If a few of his tempos, particularly in the opening movement, weren’t among the liveliest on record, there was a gravitas and underlying conviction to Mr. von Dohnányi’s interpretation of A German Requiem that were wholly appropriate to the piece and its appearance on a program that was presented during Holy Week.
Ein deutsches Requiem (A German Requiem) by Johannes Brahms. Performed by the Boston Symphony and the Tanglewood Festival Chorus. At Symphony Hall, Boston, MA.
By Jonathan Blumhofer.
“There are some experiences in life which should not be required twice of any man,” George Bernard Shaw once quipped. “And one of them is listening to the Brahms Requiem.” Of course, such an observation from the author of The Perfect Wagnerite should be taken with a grain or two of salt: in one of the biggest cultural battles of the nineteenth century, Shaw took the side diametrically opposed, aesthetically, to Brahms’s classical restraint. Still, if you’ve ever sat through a sub-par reading of the Requiem (or one of its movements), you might find yourself in some measure of agreement with his sentiment.
Happily, the Boston Symphony Orchestra’s (BSO) latest outing of Ein deutsches Requiem, the sole piece on this weekend’s subscription concerts, reinforced what many of us already know: that experiencing a good performance of the Requiem is not a bad thing at all (and that listening to it more than once isn’t necessarily undesirable). Christoph von Dohnányi conducted the orchestra, Tanglewood Festival Chorus (TFC), and soloists Anna Prohaska and Hanno Müller-Brachmann in a probing, stately account of this famous score.
Brahms composed the first six movements of Ein deutsches Requiem in 1866, adding a seventh (“Ihr habt nur Traurigkeit”) in 1868. From the beginning, the Requiem has offered great comfort to many in times of need, regardless of ecclesiastical affiliation, a fact of which Brahms himself was fully aware: he once commented that the piece could be called “A Human Requiem,” the “German” of its title simply referring to the language in which it is written.
Indeed, the Requiem can—in its best performances—possess a sense of spiritual integrity that is unique to music of any genre or style. It follows that some of the piece’s finest interpreters have been individuals of high musical integrity, as well. Mr. von Dohnányi is certainly a musician who can command both musical and moral authority, and he brought out some great moments from his singers and players during Friday’s performance. If a few of his tempos, particularly in the opening movement, weren’t among the liveliest on record, there was a gravitas and underlying conviction to Mr. von Dohnányi’s interpretation that were wholly appropriate to the piece and its appearance on a program that was presented during Holy Week.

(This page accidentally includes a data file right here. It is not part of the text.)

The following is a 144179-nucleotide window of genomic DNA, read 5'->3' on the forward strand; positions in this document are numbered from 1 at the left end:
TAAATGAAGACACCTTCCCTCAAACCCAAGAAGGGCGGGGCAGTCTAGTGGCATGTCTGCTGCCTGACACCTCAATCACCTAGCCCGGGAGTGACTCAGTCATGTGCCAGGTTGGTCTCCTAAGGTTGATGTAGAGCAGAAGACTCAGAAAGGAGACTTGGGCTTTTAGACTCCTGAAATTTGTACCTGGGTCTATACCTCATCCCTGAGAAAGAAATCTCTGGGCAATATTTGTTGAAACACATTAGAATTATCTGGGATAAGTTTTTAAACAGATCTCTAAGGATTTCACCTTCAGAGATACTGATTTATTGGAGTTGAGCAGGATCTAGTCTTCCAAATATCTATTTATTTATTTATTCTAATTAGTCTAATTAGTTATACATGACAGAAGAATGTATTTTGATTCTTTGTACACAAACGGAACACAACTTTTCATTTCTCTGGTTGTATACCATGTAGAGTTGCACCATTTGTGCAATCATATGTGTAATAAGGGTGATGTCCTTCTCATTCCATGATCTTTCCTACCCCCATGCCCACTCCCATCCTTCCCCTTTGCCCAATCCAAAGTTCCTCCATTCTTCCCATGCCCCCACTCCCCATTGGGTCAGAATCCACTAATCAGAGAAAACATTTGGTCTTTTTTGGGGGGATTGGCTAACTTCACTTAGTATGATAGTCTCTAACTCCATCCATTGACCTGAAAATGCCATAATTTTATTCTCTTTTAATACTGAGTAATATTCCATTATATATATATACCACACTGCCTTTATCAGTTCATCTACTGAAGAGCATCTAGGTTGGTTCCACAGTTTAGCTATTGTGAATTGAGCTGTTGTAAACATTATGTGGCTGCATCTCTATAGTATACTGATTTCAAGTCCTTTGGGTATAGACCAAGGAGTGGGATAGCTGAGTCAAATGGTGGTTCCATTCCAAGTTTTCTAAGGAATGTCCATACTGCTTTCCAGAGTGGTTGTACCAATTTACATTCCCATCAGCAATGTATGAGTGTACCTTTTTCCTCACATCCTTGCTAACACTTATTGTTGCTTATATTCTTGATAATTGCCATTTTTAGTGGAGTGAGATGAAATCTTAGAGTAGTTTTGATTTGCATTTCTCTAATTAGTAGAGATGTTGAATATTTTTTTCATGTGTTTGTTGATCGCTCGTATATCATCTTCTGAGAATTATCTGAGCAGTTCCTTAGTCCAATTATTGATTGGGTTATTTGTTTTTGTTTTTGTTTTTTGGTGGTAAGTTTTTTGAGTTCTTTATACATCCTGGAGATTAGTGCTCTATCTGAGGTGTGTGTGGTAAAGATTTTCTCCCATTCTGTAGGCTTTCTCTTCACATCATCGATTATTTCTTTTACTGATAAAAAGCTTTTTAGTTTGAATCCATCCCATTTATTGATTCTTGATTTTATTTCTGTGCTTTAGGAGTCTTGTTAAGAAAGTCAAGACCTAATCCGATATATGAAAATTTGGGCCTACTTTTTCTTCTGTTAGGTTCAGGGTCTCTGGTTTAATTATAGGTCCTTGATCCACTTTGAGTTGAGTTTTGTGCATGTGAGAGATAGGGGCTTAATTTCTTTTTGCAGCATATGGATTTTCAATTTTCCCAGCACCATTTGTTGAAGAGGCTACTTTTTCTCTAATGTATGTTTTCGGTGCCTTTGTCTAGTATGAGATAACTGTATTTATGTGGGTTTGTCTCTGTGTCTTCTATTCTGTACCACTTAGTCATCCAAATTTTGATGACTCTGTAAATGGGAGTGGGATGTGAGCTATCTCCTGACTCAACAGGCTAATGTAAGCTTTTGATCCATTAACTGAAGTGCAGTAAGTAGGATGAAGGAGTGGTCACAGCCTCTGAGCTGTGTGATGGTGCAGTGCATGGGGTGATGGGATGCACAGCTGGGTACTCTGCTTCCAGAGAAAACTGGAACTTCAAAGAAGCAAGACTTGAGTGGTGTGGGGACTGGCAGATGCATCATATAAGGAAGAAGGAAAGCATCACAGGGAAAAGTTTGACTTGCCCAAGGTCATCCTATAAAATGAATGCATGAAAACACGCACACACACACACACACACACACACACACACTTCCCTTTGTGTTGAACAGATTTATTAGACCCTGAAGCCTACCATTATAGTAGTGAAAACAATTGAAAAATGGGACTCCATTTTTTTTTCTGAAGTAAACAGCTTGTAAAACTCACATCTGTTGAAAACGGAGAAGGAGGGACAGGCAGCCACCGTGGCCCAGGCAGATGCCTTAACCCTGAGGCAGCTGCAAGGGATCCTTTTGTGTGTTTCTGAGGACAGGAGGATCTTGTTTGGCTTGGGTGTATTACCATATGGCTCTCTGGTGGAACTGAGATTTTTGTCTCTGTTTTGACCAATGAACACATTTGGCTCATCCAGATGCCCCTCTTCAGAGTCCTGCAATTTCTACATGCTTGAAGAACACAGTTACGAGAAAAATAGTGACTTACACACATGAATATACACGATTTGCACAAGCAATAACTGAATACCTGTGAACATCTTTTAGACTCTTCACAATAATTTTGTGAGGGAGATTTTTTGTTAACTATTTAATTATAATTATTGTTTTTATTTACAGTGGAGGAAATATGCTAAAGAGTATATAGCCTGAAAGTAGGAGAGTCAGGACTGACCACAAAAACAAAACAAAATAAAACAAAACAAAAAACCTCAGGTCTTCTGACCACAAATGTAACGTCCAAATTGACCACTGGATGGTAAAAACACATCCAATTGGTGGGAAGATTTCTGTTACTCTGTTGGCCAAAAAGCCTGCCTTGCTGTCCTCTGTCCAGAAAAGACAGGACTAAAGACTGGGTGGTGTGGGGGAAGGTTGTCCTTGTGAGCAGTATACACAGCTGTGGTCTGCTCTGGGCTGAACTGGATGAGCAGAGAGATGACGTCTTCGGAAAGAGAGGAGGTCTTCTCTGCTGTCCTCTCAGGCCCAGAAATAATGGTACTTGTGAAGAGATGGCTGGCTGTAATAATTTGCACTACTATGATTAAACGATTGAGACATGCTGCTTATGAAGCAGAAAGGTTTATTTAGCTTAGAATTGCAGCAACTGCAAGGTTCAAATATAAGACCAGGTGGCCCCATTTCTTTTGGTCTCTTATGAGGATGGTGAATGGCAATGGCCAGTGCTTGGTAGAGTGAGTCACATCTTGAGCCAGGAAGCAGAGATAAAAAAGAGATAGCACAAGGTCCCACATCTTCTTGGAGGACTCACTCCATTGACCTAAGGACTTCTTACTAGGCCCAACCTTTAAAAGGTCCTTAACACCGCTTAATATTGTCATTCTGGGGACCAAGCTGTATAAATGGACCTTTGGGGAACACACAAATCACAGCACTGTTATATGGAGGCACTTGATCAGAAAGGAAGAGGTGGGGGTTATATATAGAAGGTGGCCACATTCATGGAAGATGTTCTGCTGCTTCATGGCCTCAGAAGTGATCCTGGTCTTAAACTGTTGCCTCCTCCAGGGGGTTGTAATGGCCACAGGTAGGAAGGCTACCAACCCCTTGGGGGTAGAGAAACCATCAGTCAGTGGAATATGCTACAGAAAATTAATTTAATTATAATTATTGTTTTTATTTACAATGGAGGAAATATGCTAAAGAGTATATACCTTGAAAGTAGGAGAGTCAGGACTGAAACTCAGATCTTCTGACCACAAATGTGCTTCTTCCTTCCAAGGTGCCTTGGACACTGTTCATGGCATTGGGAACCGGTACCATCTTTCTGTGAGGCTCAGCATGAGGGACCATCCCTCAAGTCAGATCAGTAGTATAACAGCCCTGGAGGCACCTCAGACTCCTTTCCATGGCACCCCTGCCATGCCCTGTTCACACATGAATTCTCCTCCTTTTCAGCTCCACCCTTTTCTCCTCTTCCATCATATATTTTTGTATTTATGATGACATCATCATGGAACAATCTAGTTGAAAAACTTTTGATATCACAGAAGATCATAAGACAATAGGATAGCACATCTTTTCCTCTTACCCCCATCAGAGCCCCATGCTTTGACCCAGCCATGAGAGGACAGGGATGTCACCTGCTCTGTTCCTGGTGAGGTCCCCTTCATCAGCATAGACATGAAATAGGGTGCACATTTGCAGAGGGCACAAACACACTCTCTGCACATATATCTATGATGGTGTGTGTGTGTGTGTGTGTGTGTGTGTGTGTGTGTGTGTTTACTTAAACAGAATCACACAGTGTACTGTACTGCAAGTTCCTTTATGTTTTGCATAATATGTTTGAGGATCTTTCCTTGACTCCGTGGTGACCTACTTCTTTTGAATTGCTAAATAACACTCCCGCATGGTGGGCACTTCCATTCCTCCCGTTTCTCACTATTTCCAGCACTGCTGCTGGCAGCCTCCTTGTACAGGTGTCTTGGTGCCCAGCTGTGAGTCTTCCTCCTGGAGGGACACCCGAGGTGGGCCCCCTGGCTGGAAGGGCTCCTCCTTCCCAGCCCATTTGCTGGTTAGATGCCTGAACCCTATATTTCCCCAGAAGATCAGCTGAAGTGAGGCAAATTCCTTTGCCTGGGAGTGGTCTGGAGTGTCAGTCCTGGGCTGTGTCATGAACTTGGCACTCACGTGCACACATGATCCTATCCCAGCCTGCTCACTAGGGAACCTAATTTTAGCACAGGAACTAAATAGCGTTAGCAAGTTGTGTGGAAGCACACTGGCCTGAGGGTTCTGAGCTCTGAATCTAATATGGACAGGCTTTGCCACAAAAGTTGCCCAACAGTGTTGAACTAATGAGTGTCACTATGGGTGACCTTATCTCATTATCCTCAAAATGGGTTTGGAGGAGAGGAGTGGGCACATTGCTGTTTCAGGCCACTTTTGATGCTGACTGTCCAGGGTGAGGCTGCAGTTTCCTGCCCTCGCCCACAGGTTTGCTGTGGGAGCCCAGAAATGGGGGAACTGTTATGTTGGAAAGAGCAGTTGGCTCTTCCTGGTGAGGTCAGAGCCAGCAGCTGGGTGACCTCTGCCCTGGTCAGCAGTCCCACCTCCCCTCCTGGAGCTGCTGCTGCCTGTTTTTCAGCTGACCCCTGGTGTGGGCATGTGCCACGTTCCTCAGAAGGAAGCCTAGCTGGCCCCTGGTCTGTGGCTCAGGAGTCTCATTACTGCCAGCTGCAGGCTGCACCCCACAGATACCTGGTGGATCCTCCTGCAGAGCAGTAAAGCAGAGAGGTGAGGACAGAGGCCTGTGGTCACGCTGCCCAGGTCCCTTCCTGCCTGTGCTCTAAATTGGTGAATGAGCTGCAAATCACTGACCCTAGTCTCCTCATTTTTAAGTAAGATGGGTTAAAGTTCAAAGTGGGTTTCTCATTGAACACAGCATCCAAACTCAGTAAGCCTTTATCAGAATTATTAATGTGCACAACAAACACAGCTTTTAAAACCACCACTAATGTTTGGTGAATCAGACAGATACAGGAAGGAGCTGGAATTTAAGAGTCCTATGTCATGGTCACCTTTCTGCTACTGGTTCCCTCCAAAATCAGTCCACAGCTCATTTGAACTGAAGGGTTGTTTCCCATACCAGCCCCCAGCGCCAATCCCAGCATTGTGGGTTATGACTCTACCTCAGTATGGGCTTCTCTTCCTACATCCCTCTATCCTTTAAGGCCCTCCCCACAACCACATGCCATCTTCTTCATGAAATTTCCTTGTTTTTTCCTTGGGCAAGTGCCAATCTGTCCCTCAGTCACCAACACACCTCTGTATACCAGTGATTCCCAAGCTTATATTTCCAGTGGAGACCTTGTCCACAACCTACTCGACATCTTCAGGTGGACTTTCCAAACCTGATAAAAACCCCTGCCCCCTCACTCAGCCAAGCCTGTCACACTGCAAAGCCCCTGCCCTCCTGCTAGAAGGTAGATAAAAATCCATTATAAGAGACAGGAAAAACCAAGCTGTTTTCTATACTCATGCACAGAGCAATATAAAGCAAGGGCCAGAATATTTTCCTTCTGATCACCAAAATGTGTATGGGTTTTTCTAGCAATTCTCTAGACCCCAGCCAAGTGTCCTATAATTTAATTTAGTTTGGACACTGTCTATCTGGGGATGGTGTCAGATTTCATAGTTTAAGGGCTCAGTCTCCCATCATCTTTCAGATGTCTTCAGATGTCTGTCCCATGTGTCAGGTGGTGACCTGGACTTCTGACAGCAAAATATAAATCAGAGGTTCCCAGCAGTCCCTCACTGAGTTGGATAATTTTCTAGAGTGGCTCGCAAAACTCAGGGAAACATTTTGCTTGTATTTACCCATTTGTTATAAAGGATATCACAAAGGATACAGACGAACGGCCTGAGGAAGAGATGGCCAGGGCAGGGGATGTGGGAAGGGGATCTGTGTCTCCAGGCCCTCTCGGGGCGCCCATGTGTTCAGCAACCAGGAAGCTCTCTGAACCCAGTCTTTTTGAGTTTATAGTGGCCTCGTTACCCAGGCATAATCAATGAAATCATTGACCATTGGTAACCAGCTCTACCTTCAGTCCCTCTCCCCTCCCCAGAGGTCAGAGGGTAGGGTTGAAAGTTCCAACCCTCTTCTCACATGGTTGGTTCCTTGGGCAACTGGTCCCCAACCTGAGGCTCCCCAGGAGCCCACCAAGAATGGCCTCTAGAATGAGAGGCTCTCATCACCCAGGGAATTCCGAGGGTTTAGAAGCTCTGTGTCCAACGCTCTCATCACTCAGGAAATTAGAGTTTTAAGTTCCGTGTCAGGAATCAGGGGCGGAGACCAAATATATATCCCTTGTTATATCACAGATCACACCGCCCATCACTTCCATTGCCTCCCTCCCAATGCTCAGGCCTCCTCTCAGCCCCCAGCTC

At the heart of the Requiem is Brahms’s choral writing and, after the debacle of Kurt Masur’s Missa solemnis cancellation in February, it was refreshing to hear the TFC performing at full strength under a conductor with whom they had long been scheduled to appear. A few small intonation discrepancies notwithstanding, Friday’s performance was about as fine a realization of this German text as one will hear from an American chorus, featuring a combination of musical sensitivity and excellent diction that was a pleasure to behold. Mr. von Dohnányi brought out a tremendous range of expression from the TFC, from the earth shaking (in the great third and sixth movement fugues) to some of the softest, most intimate pianissimo singing heard all season (occurring in one of the most magical moments in the opening movement). The well-known fourth movement (“Wie lieblich sind deine Wohnungen”) flowed along at a natural pace, while the thematic transformations of the finale (“Selig sind die Toten”) unfolded with a powerful sense of inevitability.
The vocal glories didn’t belong to the TFC alone: Ms. Prohaska and Mr. Müller-Brachmann proved themselves well cast in Brahms’s solo writing. Making her BSO debut, Ms. Prohaska, who possesses a strikingly clear tone, made the most of her brief, single movement (“Ihr habt nur Traurigkeit”), shaping Brahms’s melodic lines with pleasing sweetness. Mr. Müller-Brachmann, whose voice recalls the great Thomas Quasthoff, gave a noble account of his extended solos. Primarily an opera singer, some of his mannerisms were distracting—half-crouching and contorting himself as though realizing a stage role—though they didn’t detract from his singing: it was full-bodied, warm, and rounded throughout his third and sixth movement solos.
And the BSO, renowned for its affinity for French music, impressively channeled their inner Teutons with a thick, weighty, bass sound that was reinforced by James David Christie’s nuanced realization of Brahms’s organ writing. In the slow opening movement, there was a creamy richness to the musical texture, the strings (sans violins) radiating warmth and resignation, echoed by the gentle ripplings of the harps at movement’s end—the aural equivalent of watching the sun setting over a peaceful landscape. This lushness of texture remained a key component of the BSO’s sound in even the faster movements, though it never translated (as it sometimes can) into slushy, indistinct playing. Mr. von Dohnányi elected to seat the violins antiphonally, which helped clarify the complex sound of the score’s many contrapuntal textures.
It is always a pleasure to see Mr. von Dohnányi on the podium at Symphony Hall. Now aged 82, he still cuts an energetic profile, as was especially apparent in the fugal passages in the Requiem’s second, third, and sixth movements. Friday’s performance, which featured a pause between the fifth and sixth movements but no intermission, clocked in at around 70 minutes.